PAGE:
• Reply 77 of 193
    Quote:

    Egan notes that it is not known "what part of this problem is Apple’s and what part is related to the AT&T network. And we don’t know how the observed effect is, or is not, similar to other devices.



    And it's the inconsistency from various user experiences which makes me lean more towards the network. If it was a design flaw in the Antenna then surely people in Europe/UK, where 3G networks are more established, would be having these issues.



    I'm just not reading these issues elsewhere other than the US.



    This whole episode is more than a storm in a teacup, its a full blown hurricane and Tsunami all rolled into one. All because somebody could make the iPhone 4 drop calls and make the bars drop by bridging the antenna. These dropped calls and loss of bars were present from the first iPhone. So what's changed?



    Apple need a new product launch and they need it soon.
  • Reply 78 of 193
    ghostface147ghostface147 Posts: 1,629member
    As flawed as CR is with this report, the people who don't get tech like we do refer to them completely. Grandma Sue might read it and spread the word to her family and friends that the iPhone has issues and no one should buy it. I was down in the Texas Valley this weekend and everyone saw my i4 and started asking about reception and how they heard this and that negative thing about it. Basically, the same publicity as Vista.
  • Reply 79 of 193
    mstonemstone Posts: 11,510member
    Quote:
    Originally Posted by cvaldes1831 View Post


    I use a Motorola dumbphone on T-Mobile USA's network and my call quality is usually excellent so certainly your mileage may vary.



    The very first cell phone I owned had really decent call quality. Of course it was mounted in a car with 2' high antenna affixed to the roof and was putting out about 20 watts. It was a Motorola and it cost $2,500. And that was 1985 dollars.
  • Reply 80 of 193
    jragostajragosta Posts: 10,473member
    Quote:
    Originally Posted by anonymouse View Post


    Yeah, I don't really want to jump on the CR bashing bandwagon, but, as has been pointed out before, if you actually know something about products of a given type, one will find that the reviews on CR tend to focus on irrelevant features and rarely end up recommending the product a knowledgeable consumer would choose. It's been that way for as long as I can remember.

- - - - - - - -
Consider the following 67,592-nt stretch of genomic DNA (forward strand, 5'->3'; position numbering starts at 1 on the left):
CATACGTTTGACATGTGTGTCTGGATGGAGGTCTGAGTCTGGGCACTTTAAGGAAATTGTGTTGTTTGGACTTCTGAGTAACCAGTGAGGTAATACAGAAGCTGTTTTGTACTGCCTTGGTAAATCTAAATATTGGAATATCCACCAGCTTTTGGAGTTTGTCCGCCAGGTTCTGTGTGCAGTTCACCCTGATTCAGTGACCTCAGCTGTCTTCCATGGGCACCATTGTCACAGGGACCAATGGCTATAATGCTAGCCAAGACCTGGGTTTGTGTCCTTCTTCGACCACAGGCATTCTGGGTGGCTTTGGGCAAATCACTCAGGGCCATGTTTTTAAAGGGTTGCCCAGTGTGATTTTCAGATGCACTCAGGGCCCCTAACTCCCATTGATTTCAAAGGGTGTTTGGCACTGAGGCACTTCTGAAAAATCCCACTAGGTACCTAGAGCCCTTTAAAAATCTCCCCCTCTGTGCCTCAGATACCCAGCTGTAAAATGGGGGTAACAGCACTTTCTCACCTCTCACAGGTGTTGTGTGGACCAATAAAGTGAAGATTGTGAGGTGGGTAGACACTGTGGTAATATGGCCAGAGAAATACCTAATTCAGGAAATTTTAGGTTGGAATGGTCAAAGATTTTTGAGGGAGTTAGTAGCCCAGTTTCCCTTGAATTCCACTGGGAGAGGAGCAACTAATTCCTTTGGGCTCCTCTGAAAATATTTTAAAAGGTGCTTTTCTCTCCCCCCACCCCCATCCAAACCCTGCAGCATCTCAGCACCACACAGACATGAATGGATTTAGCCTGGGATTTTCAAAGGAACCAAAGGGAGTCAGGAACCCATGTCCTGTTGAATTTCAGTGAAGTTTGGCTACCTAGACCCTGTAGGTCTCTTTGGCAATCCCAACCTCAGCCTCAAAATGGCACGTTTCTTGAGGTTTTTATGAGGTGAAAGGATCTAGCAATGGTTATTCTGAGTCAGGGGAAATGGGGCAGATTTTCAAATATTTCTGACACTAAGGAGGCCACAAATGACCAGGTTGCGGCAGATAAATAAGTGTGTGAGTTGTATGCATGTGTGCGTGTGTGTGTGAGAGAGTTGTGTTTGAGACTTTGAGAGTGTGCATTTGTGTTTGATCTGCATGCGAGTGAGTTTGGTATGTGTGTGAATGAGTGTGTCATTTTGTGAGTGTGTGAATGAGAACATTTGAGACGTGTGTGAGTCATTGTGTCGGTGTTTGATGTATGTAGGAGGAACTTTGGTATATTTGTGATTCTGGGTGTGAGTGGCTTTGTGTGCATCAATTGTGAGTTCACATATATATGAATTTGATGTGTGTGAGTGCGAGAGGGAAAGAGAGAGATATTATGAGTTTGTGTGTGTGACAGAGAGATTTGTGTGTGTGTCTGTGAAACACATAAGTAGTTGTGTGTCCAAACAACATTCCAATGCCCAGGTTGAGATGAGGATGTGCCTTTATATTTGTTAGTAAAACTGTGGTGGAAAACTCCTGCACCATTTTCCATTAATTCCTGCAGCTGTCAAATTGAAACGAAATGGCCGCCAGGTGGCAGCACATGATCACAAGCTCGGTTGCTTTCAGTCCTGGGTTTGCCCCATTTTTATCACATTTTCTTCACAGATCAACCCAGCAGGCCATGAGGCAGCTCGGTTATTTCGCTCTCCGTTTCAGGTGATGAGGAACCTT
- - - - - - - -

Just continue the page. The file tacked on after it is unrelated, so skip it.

Their reviews can be, or at least in the past (pre-WWW) were, sometimes useful for comparing certain things across products, when that information was otherwise hard to come by, but certainly not definitive statements of which is actually the best product.



    Quote:
    Originally Posted by donarb View Post


    Exactly. I remember a few years ago reading their review of a small sports car. Their main complaint was that there wasn't enough head room for a six-foot two-inch man. Well, duh!



    And that's not to mention the cases where the intentionally fudge the test. Remember the test on car roll-overs?



    CR has shown that if there's enough whining about a topic, they'll jump on board. For example, they're bashing Apple without doing any control experiments on other phones. EVEN IF their testing methodology were meaningful, the results are meaningless without testing other phones.



    Quote:
    Originally Posted by Ireland View Post


    Well because Apple knows the issue is real and if CR found the issue, which they did, Apple would look even worse then they already do now on this issue, if that's possible. Moreover Apple rarely comment on stuff like this.



    And you know all of these things because......?



    (Hallucinations don't count).



    Quote:
    Originally Posted by Ireland View Post


    Do I need to make phone calls and want a highly reliable way of doing that? If the answer to that is yes, then no. 'Cause the iPhone isn't highly-releaible in that department. The Nexus One is similarly not highly-releaible in that department. So neither of them are suited to that type of customer. If you're a guy who make a lot of important calls, get something else. Or get a 3G S.



    Really? My iPhone 3G used to drop calls on occasion. I have STILL not had a single dropped call on my iPhone 4 - and I'm in a moderate signal area.



    SOME people have problems with the phone - but that's true of any phone and network on the planet. I'm still waiting for your evidence that the iPhone is less reliable than any other phone out there. If you find it, you'd be disagreeing with the same CR that you're praising - since CR says the iPhone has the best signal of any smart phone - even with the problems.



    Quote:
    Originally Posted by freddych View Post


    Exactly!



    This whole thing is crazy. Apple is a great company. Any great company that has a problem, would address the problem right away.



    Thus, since Apple is neither giving away free bumpers, nor offering any sort of fix nor instructions on a fix, there is no problem! If my company were to have a problem, we'd fix it. Clearly, there's no problem here.



    Or, just maybe, Apple is far more rational than you are.



    First, you find the problem.

    Then, you do research to find a solution to the problem.

    Then, you have to get regulatory approvals

    THEN you can fix the problem.



    All this whining that Apple hasn't created the world in 3 days is just plain absurd. They've told you a perfectly usable work around and have stated that they're working on other fixes.